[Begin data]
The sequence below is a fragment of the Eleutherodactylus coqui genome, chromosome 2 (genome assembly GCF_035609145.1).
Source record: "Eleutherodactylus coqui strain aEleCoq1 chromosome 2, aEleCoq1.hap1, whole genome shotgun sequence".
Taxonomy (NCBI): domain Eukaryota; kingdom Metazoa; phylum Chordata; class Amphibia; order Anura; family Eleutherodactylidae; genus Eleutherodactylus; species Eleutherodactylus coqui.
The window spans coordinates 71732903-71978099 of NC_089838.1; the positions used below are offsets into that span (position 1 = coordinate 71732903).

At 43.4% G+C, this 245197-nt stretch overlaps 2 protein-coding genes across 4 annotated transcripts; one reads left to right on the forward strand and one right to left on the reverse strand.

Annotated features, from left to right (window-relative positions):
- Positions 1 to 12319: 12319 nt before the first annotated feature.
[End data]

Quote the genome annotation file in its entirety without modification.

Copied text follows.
The sequence below is a fragment of the Eleutherodactylus coqui genome, chromosome 2 (genome assembly GCF_035609145.1).
Source record: "Eleutherodactylus coqui strain aEleCoq1 chromosome 2, aEleCoq1.hap1, whole genome shotgun sequence".
Taxonomy (NCBI): domain Eukaryota; kingdom Metazoa; phylum Chordata; class Amphibia; order Anura; family Eleutherodactylidae; genus Eleutherodactylus; species Eleutherodactylus coqui.
The window spans coordinates 71732903-71978099 of NC_089838.1; the positions used below are offsets into that span (position 1 = coordinate 71732903).

At 43.4% G+C, this 245197-nt stretch overlaps 2 protein-coding genes across 4 annotated transcripts; one reads left to right on the forward strand and one right to left on the reverse strand.

Annotated features, from left to right (window-relative positions):
- Positions 1 to 12319: 12319 nt before the first annotated feature.